Getting the message across: the mass media and the response to AIDS
UNAIDS BEST PRACTICE COLLECTION. Because of their central position in people’s lives, the mass media have unrivalled potential to inform and educate the general public. Yet in the response to AIDS only a tiny fraction of that potential has been tapped. In surveys around the world, radio and television are cited as key sources of information about AIDS by large numbers of people. But although there are examples of imaginative and highly successful campaigns, by and large, media coverage of the epidemic is not sufficient to keep the public well informed.
There are still millions of people who have never heard of AIDS, and many more who harbour serious misconceptions about the disease. UNAIDS has been encouraging greater involvement of the mass media in responding to the epidemic. It recently produced a report, The Media and HIV/AIDS: Making a difference, which highlights the many ways in which media organizations can make an impact.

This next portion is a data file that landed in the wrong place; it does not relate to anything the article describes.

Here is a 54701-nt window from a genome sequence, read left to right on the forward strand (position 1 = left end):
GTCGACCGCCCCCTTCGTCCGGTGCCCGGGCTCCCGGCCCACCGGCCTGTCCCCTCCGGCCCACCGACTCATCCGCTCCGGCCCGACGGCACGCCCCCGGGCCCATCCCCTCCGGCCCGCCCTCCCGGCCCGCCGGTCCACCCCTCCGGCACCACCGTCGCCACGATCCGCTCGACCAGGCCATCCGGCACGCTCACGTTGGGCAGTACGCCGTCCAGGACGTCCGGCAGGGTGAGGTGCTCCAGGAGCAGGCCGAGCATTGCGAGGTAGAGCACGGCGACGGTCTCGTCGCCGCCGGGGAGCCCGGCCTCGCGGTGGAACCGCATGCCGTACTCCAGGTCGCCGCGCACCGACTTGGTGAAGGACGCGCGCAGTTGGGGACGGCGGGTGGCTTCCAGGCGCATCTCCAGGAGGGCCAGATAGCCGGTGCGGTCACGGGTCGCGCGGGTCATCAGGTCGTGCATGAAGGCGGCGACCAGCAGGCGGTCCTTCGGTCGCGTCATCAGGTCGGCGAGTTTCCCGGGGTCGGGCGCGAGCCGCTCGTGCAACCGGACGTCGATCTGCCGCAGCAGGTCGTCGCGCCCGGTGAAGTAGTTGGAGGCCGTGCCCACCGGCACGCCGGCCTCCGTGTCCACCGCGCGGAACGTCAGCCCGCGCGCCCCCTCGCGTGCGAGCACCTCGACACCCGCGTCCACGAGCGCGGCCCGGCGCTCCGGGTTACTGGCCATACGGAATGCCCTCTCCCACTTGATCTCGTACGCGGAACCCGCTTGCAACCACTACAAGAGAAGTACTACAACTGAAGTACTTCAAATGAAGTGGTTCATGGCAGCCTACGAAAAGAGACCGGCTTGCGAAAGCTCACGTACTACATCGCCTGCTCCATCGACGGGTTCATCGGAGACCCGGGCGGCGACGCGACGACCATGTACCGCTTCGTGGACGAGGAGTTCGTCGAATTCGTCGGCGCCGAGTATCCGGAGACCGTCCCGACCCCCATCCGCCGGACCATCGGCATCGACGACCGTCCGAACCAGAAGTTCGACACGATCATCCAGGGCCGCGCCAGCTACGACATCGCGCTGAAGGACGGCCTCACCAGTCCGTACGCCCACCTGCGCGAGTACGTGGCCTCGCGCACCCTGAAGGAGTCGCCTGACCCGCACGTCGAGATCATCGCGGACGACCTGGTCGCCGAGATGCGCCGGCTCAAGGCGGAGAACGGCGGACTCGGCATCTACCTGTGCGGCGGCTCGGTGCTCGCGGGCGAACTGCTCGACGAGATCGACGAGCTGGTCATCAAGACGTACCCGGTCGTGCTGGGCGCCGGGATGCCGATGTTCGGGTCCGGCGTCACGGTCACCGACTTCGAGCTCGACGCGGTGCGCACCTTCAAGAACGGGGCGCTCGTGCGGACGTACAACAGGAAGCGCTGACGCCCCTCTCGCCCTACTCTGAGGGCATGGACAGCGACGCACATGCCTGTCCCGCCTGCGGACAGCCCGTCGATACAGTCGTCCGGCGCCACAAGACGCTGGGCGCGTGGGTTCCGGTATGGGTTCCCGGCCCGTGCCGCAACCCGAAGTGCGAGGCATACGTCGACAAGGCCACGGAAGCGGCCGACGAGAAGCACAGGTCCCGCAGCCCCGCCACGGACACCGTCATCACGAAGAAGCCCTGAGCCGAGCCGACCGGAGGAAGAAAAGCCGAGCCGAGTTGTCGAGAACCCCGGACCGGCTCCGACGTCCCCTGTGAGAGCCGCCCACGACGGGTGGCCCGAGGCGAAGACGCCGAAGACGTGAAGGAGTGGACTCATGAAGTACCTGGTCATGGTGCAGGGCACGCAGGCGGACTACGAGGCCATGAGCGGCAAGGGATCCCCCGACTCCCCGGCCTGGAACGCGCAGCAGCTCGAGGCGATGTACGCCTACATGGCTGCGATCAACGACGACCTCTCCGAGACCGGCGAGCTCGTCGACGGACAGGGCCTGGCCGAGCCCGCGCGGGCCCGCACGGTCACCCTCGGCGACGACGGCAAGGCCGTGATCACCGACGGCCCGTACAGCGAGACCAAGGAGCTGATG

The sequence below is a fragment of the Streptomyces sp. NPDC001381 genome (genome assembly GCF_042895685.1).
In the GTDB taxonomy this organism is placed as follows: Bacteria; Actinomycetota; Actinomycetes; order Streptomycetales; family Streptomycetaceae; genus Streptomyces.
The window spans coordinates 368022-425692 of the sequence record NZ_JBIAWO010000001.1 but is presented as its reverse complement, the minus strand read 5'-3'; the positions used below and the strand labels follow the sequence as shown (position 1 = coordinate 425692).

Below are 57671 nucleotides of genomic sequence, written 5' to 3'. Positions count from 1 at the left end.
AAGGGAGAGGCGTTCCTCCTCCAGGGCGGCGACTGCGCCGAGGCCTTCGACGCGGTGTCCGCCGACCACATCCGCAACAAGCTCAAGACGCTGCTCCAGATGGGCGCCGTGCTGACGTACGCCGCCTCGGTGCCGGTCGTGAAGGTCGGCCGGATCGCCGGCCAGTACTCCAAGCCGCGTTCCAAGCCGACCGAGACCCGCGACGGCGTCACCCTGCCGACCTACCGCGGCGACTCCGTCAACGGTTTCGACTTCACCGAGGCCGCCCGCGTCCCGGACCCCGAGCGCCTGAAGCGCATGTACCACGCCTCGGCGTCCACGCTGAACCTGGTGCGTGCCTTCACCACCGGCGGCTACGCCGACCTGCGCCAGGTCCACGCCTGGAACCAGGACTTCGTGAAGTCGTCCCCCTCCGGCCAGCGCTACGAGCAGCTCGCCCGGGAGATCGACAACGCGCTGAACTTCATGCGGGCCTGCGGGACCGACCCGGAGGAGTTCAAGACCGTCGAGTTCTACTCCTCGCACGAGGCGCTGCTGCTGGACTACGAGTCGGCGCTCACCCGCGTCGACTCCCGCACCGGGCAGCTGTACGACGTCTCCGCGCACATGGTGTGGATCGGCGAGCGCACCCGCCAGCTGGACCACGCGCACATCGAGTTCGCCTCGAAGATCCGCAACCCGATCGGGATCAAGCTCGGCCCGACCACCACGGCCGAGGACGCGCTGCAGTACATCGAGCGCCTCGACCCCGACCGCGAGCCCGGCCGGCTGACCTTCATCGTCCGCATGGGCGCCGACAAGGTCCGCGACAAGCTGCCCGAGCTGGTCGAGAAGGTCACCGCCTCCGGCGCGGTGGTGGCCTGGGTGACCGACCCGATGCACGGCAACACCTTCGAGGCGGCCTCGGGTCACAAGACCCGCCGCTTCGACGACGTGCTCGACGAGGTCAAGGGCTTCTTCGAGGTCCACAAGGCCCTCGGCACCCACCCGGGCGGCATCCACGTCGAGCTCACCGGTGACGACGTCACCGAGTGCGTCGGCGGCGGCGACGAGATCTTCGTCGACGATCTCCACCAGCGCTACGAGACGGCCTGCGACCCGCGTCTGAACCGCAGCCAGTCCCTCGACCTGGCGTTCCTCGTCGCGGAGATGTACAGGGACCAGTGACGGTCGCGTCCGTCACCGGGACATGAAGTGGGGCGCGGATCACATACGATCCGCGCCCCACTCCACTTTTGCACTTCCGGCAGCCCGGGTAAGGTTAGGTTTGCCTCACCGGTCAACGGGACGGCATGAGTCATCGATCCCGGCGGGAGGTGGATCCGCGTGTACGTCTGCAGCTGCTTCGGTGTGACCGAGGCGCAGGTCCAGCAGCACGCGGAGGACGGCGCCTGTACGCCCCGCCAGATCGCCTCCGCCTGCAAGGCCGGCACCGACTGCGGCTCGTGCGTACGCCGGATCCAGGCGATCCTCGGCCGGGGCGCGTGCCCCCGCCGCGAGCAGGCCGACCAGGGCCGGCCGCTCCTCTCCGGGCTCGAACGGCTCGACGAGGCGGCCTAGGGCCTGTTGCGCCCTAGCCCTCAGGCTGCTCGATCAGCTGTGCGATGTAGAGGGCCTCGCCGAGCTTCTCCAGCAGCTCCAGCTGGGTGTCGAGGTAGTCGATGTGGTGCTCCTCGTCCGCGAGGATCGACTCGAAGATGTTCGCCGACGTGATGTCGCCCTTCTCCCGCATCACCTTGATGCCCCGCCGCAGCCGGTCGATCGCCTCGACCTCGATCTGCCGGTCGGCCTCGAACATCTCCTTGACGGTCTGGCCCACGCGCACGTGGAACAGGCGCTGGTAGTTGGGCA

Besides offering channels for the communication of public health information and messages, the media can, for example: stimulate and lead open and frank discussion of HIV and AIDS; provide a platform for those most affected by the epidemic to air their concerns and views, especially people living with the virus; challenge stigma and discrimination by providing accurate information about HIV and AIDS, and positive images and role models of infected and affected people; encourage leaders to take action, and keep policy-makers and service providers on their toes; help create an enabling environment for prevention of HIV infection, and a supportive environment for the care of people living with the virus; take steps to give the epidemic the attention it deserves on the news agenda, and to prevent “AIDS fatigue” or complacency from allowing this attention to slip; build capacity through partnerships that allow for the sharing and transfer of skills and expertise with others.
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